Loading articles...

Federal government accelerates phase-out of rupture-prone rail tankers

Last Updated Sep 19, 2018 at 3:02 pm EST

Smoke rises from railway cars that were carrying crude oil after derailing in downtown Lac-Mégantic, Que., Saturday, July 6, 2013. The federal government is speeding up the timelines for the removal of rupture-prone tank cars from Canadian railroads. Ottawa has taken steps to phase out certain types of tank cars following the deadly train derailment and explosions in Lac-Megantic, Que., that killed 47 people in 2013. THE CANADIAN PRESS/Paul Chiasson

OTTAWA – The federal government is speeding up the timelines for the removal of rupture-prone tank cars from Canadian railroads.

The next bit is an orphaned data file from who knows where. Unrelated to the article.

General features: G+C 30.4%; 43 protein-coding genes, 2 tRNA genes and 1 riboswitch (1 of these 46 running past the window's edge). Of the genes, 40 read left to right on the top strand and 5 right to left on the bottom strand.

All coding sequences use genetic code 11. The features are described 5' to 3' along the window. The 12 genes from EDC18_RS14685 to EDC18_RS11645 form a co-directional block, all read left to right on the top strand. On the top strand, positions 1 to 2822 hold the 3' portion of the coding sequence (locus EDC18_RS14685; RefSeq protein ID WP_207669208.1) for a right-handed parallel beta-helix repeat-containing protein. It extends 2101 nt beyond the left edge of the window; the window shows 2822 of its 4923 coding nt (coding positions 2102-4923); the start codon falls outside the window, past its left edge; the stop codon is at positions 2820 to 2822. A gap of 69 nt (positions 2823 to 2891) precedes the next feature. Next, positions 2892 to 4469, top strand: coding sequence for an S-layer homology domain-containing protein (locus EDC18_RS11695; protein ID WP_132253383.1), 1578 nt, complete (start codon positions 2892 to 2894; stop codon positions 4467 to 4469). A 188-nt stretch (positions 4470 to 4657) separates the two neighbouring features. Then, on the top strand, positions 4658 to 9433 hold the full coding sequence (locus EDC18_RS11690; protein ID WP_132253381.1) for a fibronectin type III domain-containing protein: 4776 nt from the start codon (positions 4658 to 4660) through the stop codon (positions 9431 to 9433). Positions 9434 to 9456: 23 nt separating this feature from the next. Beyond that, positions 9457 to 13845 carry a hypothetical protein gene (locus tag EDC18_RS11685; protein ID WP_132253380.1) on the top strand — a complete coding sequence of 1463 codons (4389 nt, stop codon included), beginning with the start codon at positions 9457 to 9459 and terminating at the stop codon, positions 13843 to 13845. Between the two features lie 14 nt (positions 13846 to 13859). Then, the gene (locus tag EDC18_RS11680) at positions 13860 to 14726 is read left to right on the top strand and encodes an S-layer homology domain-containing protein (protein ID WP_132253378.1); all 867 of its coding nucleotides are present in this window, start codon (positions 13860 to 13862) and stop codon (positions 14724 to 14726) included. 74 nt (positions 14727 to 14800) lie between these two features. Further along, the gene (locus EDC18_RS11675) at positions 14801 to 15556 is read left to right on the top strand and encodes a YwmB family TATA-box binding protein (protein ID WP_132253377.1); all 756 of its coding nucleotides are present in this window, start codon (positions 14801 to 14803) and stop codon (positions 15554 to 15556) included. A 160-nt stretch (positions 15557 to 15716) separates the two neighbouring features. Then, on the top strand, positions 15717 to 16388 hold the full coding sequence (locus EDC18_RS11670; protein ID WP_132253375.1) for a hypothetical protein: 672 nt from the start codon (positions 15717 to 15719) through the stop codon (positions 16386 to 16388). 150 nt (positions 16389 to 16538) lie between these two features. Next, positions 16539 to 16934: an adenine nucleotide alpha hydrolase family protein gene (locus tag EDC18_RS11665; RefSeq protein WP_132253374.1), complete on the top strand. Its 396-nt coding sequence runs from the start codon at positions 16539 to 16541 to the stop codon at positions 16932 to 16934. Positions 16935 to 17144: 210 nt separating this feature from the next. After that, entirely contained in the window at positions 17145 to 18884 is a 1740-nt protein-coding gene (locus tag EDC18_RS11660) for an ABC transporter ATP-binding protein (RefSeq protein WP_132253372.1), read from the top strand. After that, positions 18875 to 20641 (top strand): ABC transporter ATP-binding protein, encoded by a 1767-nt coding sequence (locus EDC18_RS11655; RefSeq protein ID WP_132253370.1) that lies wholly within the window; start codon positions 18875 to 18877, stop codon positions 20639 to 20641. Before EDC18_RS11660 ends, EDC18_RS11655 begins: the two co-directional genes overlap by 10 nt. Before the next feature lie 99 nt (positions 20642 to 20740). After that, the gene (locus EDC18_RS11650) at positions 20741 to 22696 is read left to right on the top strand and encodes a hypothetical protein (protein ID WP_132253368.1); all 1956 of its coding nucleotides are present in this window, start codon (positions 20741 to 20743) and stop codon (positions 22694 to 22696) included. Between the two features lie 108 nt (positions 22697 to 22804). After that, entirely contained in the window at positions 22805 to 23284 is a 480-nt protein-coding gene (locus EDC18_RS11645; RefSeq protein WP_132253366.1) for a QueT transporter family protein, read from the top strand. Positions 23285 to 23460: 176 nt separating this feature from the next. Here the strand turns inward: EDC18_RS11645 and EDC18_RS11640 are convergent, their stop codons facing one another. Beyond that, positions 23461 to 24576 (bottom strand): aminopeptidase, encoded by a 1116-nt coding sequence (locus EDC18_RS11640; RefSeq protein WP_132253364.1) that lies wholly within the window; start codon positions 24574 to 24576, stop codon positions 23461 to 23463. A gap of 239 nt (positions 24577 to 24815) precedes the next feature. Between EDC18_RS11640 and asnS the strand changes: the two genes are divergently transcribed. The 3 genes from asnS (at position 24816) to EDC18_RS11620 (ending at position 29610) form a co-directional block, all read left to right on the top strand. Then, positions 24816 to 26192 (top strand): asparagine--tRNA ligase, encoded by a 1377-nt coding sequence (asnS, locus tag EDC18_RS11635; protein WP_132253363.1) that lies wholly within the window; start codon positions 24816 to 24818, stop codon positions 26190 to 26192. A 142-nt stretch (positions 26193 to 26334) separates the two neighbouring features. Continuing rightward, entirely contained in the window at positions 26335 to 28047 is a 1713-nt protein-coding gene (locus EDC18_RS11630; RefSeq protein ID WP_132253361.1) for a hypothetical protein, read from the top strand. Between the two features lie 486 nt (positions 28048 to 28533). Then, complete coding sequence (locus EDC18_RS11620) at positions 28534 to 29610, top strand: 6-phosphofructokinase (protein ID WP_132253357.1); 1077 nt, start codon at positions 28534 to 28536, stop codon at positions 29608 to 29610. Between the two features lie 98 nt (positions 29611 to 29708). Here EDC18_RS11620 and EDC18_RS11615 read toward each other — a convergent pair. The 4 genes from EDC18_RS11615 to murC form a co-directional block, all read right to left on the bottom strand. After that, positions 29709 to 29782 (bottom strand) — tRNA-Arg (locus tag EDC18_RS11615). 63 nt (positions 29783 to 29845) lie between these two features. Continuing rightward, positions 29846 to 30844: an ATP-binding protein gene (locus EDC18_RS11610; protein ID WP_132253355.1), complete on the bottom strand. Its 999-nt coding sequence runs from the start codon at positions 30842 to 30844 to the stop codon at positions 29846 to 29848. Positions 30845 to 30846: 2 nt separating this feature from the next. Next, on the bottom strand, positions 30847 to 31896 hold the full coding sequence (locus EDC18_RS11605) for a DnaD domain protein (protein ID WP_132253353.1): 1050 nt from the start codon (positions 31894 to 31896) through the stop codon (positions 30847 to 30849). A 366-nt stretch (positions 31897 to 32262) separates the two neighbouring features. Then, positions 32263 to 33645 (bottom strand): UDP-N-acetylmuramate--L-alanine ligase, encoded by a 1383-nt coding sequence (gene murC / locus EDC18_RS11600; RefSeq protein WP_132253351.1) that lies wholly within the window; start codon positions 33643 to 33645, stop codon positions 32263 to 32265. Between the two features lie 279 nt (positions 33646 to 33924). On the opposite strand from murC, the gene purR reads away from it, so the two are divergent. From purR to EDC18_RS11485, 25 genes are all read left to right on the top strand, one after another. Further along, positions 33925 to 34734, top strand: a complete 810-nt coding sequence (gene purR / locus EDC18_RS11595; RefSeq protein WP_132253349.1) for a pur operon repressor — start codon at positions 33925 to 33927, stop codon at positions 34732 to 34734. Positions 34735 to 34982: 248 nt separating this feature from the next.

Ottawa has taken steps to phase out certain types of tank cars following the deadly train derailment and explosions in Lac-Megantic, Que., that killed 47 people in 2013.

Transport Minister Marc Garneau announced new timelines today that will now see CPC-1232 tank cars that carry crude oil phased out by Nov. 1 — which is 17 months earlier than the previous deadline.

He says remaining DOT-111 tankers and CPC-1232 tank cars that transport highly volatile flammable liquids will be removed by Jan. 1 — more than six years sooner than an earlier target date.

Federation of Canadian Municipalities president Vicki-May Hamm welcomed the accelerated timelines and said in a statement that the cars’ removal will lower the safety risks for many communities.

DOT-111s carrying volatile crude oil exploded in the Lac-Megantic disaster and the tanker models were completely removed from crude service two years ago.